I noticed that her usual restless activity changed by the sound of her breathing. Rich and I recently realized that it's the sound of her breathing that lets us know it's starting to happen. She started to stiffen and went on to have a 12 minute seizure. A few minutes in, we gave her the Medazalin spray. It's the new rescue med that Dr. Davinsky prescribed. She continued to stiffen on and off, and after about five minutes she stayed stiff for at least 10 seconds. So we went for the Diastat.

Before this event, I had discussed with the doctor on-call and our nurse that in the event of a seizure, I have the rescue meds.

That was the plan.

I administered the Diastat and about one minute later, our nurse come running back in to the room and was about to give Josie another dose of Diastat in her butt.

I stopped her.

I don't even want to think what would have happened if I didn't catch this. We have strict instructions not to use Diastat twice in a 24-hour period. Medazalin can be used multiple times. It's a nasal spray that supposedly works faster and shouldn't have the prolonged knock-out affect after.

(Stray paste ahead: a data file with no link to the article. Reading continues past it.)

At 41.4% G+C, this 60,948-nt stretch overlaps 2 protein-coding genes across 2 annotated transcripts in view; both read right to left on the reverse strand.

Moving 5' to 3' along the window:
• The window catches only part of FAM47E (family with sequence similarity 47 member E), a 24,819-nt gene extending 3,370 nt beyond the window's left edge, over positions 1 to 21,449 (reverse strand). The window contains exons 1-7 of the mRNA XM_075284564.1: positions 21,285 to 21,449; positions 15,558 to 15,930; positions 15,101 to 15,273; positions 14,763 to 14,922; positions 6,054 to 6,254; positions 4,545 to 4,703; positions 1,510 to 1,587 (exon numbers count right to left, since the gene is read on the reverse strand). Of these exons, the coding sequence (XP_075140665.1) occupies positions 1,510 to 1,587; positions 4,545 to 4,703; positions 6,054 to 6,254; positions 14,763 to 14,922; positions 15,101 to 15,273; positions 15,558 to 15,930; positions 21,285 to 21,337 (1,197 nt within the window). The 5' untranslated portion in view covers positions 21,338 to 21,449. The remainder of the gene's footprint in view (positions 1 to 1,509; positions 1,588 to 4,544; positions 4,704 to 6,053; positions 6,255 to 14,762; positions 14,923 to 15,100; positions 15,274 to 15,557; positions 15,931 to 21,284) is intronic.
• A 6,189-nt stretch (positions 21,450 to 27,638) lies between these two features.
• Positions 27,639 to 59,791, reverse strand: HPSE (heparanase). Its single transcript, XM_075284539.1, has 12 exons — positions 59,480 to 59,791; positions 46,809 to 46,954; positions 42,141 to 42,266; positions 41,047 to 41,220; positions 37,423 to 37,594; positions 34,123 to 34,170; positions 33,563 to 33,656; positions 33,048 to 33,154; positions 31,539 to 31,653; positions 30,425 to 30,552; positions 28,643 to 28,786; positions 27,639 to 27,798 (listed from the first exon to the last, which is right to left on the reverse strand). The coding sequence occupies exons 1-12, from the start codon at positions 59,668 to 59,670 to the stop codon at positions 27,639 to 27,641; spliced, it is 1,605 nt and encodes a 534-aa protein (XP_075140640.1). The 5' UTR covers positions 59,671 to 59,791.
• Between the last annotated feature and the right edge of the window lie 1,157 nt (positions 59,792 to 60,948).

Anyway, the seizure ended after 12 minutes and Josie went right to sleep as usual. I felt like we just finished a race and we were standing on a podium with our giant trophy. After five EEGs in the past, we finally got the full-blown seizure on camera and on the EEG. Now, they will have the data they need.


The next morning, our trophy was stripped away. The neurologist at the hospital those few days, Dr. Miles, who works with Dr. Davinsky, came into the room and told me that he has been watching the video and while he sees the event he said, "the EEG is not showing a correlation with it being a seizure."

Excuse me?

How is that possible? We gave two sets of rescue meds (Medazalin and Diastat). We used oxygen. She stayed stiff for 10 seconds twice along with at least 20 other quick "tonic" stiffening. The entire team of nurses and doctors saw it.

He went on to describe the "event" he saw. He kept talking about Josie's arms flailing around, but he wasn't mentioning the stiffening. I asked to sit with him and watch the video with him to point out each time she stiffened and to show him when she stayed stiff. So we sat in the viewing room and we watched. What an interesting experience to watch myself handle a seizure. I seemed calm.

When I showed him exactly what we consider a seizure from the face she makes, to her arms stiff across her body, and her legs straightening out. He saw it. He flagged each stiffening event for Dr. Davinsky to see and he saw the two prolonged events. But, he showed me how when looking at those black lines that show brainwave activity, they didn't change much along with these events.

The next day Dr. Davinsky told me he also reviewed the film and if he were to guess he would say these are seizures even though the EEG isn't correlating. The video shows a pretty obvious seizure event.